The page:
I'm messing around with the Sum of Three Cubes problem, and I'm seeing something interesting:

For the case $n=16$, all the sources I've seen[1][2][3] are saying that the smallest solution is

$$16 = (-511)^3 + (-1609)^3 + (1626)^3$$

...But using my own very naive algorithm, I was able to find the following solution:

$$16 = (-48)^3 + (-94)^3 + (98)^3$$

Am I misunderstanding the problem in some way? Or is this something that was simply overlooked by the authors of the sources? Surely it's not a novel finding worthy of publication?

[1] http://oeis.org/A060465

[2] http://www.asahi-net.or.jp/~KC2H-MSM/mathland/math04/matb0100.htm

[3] https://en.wikipedia.org/wiki/Sums_of_three_cubes

  • 2
    $\begingroup$ your solution isn't relatively prime $\endgroup$ – J. W. Tanner Jul 4 at 1:02
  • 5
    $\begingroup$ $$16=0^3+2^3+2^3$$ is trivial if you don't want relatively prime. $\endgroup$ – N. S. Jul 4 at 1:05
  • $\begingroup$ $-1609$ is the smallest of the six numbers you mention. $\endgroup$ – Piquito Jul 4 at 1:24
  • $\begingroup$ @Piquito No, $-1609$ is the lowest of the six numbers. The smallest is $-48$. $\endgroup$ – Erick Wong Jul 4 at 1:33
  • 4
    $\begingroup$ You are correct that it’s not a novel finding since the solution to $n=2$ quickly generates this solution (or as N.S. observes, an even smaller one). But you have correctly discovered that the OEIS title does not accurately describe the sequence. $\endgroup$ – Erick Wong Jul 4 at 1:36

The numbers you cubed are all divisible by $2$, which divides $16$,

but according to the OEIS link, only primitive solutions of $x^3+y^3+z^3=n,$

where $\gcd(x,y,z)$ does not divide $n,$ are considered.

  • 2
    $\begingroup$ That explains the discrepancy, but the OEIS title is simply erroneous since it’s inconsistent with this restriction. Both versions of “smallest” are worthy of consideration, and neither of the non-OEIS sources seem to care about primitivity at all. It seems to be an extension of the conjecture to show that a primitive solution even exists. $\endgroup$ – Erick Wong Jul 4 at 1:10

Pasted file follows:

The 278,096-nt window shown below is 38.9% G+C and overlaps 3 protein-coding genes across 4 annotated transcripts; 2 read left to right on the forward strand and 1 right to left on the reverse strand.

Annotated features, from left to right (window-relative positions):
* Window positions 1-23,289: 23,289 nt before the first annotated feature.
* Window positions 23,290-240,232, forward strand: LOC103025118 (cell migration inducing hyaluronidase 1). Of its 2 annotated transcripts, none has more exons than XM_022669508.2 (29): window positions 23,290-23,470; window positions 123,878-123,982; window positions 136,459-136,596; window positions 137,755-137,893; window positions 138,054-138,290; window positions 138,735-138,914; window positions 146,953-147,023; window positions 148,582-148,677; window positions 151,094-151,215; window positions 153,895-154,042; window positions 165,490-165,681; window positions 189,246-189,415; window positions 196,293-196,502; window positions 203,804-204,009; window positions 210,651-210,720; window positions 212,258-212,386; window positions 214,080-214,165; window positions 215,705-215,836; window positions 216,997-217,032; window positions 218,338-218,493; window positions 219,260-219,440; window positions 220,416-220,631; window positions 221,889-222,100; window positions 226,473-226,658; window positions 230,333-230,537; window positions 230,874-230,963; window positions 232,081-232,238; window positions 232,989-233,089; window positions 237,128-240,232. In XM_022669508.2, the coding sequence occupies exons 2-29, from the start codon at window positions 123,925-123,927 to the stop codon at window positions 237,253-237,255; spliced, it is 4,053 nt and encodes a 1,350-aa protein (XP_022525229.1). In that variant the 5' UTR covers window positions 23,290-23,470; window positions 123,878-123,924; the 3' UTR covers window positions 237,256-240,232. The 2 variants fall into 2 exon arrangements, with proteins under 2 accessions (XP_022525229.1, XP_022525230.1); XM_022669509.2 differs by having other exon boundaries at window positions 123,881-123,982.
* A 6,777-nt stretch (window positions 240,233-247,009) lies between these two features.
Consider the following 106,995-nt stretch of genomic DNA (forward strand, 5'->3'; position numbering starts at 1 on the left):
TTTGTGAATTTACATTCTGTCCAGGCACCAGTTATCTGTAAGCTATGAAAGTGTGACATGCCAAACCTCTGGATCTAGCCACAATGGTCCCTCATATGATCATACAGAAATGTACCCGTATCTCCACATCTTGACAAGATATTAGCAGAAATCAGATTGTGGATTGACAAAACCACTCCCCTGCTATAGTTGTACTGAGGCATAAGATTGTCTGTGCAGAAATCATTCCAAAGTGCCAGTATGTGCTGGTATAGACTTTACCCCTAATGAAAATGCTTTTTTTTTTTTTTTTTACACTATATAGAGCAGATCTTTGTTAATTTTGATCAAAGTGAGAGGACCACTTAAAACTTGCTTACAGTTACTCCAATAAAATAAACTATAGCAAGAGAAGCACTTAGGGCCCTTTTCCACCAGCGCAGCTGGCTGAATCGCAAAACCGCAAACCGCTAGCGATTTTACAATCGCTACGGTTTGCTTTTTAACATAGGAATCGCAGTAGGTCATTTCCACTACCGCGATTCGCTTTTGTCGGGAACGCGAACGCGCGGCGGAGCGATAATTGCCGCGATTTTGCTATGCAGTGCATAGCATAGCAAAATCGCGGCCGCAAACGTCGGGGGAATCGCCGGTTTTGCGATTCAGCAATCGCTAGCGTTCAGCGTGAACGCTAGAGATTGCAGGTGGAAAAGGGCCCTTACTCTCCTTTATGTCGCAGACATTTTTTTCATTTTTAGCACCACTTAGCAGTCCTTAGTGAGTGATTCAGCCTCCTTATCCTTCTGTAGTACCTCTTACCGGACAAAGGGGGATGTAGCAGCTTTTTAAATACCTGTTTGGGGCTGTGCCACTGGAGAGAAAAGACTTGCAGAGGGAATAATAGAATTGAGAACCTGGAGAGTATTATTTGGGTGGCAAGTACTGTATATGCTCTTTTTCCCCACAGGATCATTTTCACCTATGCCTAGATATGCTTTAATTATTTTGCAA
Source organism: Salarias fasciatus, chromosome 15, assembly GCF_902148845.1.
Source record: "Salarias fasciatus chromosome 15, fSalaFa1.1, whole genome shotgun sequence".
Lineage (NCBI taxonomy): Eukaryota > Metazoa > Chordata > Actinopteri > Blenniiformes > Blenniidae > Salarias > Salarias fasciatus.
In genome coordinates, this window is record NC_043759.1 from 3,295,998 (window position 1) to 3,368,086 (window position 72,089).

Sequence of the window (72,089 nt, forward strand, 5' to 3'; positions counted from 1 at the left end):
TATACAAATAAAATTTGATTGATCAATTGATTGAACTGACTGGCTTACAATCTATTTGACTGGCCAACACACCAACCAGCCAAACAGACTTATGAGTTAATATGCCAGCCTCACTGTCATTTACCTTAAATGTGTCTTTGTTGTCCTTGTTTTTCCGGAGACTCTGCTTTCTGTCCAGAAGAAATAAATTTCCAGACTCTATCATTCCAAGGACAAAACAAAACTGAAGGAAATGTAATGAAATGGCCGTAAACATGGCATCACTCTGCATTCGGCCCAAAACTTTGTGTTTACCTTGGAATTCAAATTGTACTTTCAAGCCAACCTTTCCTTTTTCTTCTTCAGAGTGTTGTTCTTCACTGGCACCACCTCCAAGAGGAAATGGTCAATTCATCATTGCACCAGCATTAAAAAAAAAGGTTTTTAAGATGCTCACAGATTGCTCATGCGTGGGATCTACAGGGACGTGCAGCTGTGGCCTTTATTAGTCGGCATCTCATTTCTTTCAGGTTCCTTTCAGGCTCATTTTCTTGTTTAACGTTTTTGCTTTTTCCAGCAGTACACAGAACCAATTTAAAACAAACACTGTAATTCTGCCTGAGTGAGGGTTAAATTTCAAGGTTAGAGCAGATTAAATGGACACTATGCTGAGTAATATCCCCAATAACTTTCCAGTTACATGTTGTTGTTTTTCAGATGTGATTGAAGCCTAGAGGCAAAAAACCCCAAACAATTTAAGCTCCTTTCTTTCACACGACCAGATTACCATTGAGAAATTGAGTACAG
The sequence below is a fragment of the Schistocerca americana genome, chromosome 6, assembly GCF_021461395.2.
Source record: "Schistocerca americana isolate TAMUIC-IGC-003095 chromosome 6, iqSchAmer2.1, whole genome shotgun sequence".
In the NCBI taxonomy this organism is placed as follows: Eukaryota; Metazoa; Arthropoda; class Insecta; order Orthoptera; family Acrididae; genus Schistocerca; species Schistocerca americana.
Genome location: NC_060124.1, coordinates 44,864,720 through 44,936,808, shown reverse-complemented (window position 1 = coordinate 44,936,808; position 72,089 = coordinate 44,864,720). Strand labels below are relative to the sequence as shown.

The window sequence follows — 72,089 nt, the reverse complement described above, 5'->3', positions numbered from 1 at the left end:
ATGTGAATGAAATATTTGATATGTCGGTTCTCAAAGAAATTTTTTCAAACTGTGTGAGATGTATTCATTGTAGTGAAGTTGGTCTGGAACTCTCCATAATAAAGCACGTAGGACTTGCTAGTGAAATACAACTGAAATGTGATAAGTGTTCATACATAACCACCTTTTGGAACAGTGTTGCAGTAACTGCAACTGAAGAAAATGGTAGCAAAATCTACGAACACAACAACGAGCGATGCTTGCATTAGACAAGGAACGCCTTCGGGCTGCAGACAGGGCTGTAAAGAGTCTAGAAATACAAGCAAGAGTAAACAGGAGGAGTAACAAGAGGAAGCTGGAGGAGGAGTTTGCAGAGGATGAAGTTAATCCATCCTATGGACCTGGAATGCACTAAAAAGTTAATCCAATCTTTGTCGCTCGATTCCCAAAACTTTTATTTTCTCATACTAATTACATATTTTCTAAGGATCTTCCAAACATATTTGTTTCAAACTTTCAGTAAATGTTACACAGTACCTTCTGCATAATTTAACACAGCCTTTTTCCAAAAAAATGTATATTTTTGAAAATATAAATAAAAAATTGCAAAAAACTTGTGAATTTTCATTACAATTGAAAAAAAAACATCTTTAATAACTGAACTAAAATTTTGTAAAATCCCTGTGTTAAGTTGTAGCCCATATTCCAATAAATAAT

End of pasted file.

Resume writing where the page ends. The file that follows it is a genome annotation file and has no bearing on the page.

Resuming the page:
• $\begingroup$ @ErickWong From OEIS,"COMMENTS Indexed by A060464. Only primitive solutions where gcd(x,y,z) does not divide n are considered. " $\endgroup$ – N. S. Jul 4 at 1:17
  • 1
    $\begingroup$ Aha, that explains it. In that case I agree with @ErickWong that the other sources should clarify this point! $\endgroup$ – Dmitry Brant Jul 4 at 1:18
  • 2
    $\begingroup$ @N.S. As I said, the title of the OEIS entry does not mention primitivity and therefore specifies a precise object which is NOT the one in the comments, nor does it match the sequence values. The title is wrong and should be corrected. $\endgroup$ – Erick Wong Jul 4 at 1:29

Solution given by "OP",

$16 =(98)^3 +(-48)^3 + (-94)^3$ ----$(1)$

When $(1)$ is divided by $'8'$ we get,

$2=(49)^3+(-24)^3+(-47)^3$ ----$(2)$

On the internet there is parametric solution:


For, $c=2$ we get solution by "OP"

And for $c=1$ we get,


Which is even smaller than the one given by "OP".

So essentially solution given by "OP"[equation $(2)$]

is not the smallest. But "OP" could upload his "new"

Algoritm and maybe it could be use-full in the search

for other integer 'n'for which solution's are not

known for $(n=a^3+b^3+c^3)$.


Your Answer

By clicking “Post Your Answer”, you agree to our terms of service, privacy policy and cookie policy

Not the answer you're looking for? Browse other questions tagged or ask your own question.